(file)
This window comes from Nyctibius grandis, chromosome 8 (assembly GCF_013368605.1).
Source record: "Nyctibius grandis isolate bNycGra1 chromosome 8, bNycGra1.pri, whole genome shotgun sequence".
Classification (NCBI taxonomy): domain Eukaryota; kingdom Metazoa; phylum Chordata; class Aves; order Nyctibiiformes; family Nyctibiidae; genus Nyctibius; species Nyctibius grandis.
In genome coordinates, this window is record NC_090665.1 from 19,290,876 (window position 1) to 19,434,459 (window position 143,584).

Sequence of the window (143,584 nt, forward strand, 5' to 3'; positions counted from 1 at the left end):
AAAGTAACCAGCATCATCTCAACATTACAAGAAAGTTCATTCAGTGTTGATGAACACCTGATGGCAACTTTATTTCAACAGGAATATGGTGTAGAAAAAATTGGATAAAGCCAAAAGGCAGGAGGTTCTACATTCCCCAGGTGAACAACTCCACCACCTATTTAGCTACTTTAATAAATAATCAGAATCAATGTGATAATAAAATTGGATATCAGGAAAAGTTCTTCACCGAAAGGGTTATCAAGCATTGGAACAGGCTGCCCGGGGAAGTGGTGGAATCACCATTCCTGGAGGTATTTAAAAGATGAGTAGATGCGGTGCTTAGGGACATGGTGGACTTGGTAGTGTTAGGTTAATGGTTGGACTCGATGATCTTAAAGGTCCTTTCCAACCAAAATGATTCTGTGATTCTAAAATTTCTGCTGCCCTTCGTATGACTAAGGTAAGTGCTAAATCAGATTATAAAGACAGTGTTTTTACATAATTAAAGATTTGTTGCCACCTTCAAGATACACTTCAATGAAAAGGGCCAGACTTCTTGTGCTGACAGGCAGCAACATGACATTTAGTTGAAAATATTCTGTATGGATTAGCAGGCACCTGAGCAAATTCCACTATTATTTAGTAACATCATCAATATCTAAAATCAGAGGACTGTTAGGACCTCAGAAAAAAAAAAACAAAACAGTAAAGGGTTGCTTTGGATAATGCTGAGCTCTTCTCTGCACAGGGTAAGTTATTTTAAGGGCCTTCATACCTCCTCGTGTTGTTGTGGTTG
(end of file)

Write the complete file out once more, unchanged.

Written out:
This window comes from Nyctibius grandis, chromosome 8 (assembly GCF_013368605.1).
Source record: "Nyctibius grandis isolate bNycGra1 chromosome 8, bNycGra1.pri, whole genome shotgun sequence".
Classification (NCBI taxonomy): domain Eukaryota; kingdom Metazoa; phylum Chordata; class Aves; order Nyctibiiformes; family Nyctibiidae; genus Nyctibius; species Nyctibius grandis.
In genome coordinates, this window is record NC_090665.1 from 19,290,876 (window position 1) to 19,434,459 (window position 143,584).

Sequence of the window (143,584 nt, forward strand, 5' to 3'; positions counted from 1 at the left end):
AAAGTAACCAGCATCATCTCAACATTACAAGAAAGTTCATTCAGTGTTGATGAACACCTGATGGCAACTTTATTTCAACAGGAATATGGTGTAGAAAAAATTGGATAAAGCCAAAAGGCAGGAGGTTCTACATTCCCCAGGTGAACAACTCCACCACCTATTTAGCTACTTTAATAAATAATCAGAATCAATGTGATAATAAAATTGGATATCAGGAAAAGTTCTTCACCGAAAGGGTTATCAAGCATTGGAACAGGCTGCCCGGGGAAGTGGTGGAATCACCATTCCTGGAGGTATTTAAAAGATGAGTAGATGCGGTGCTTAGGGACATGGTGGACTTGGTAGTGTTAGGTTAATGGTTGGACTCGATGATCTTAAAGGTCCTTTCCAACCAAAATGATTCTGTGATTCTAAAATTTCTGCTGCCCTTCGTATGACTAAGGTAAGTGCTAAATCAGATTATAAAGACAGTGTTTTTACATAATTAAAGATTTGTTGCCACCTTCAAGATACACTTCAATGAAAAGGGCCAGACTTCTTGTGCTGACAGGCAGCAACATGACATTTAGTTGAAAATATTCTGTATGGATTAGCAGGCACCTGAGCAAATTCCACTATTATTTAGTAACATCATCAATATCTAAAATCAGAGGACTGTTAGGACCTCAGAAAAAAAAAAACAAAACAGTAAAGGGTTGCTTTGGATAATGCTGAGCTCTTCTCTGCACAGGGTAAGTTATTTTAAGGGCCTTCATACCTCCTCGTGTTGTTGTGGTTG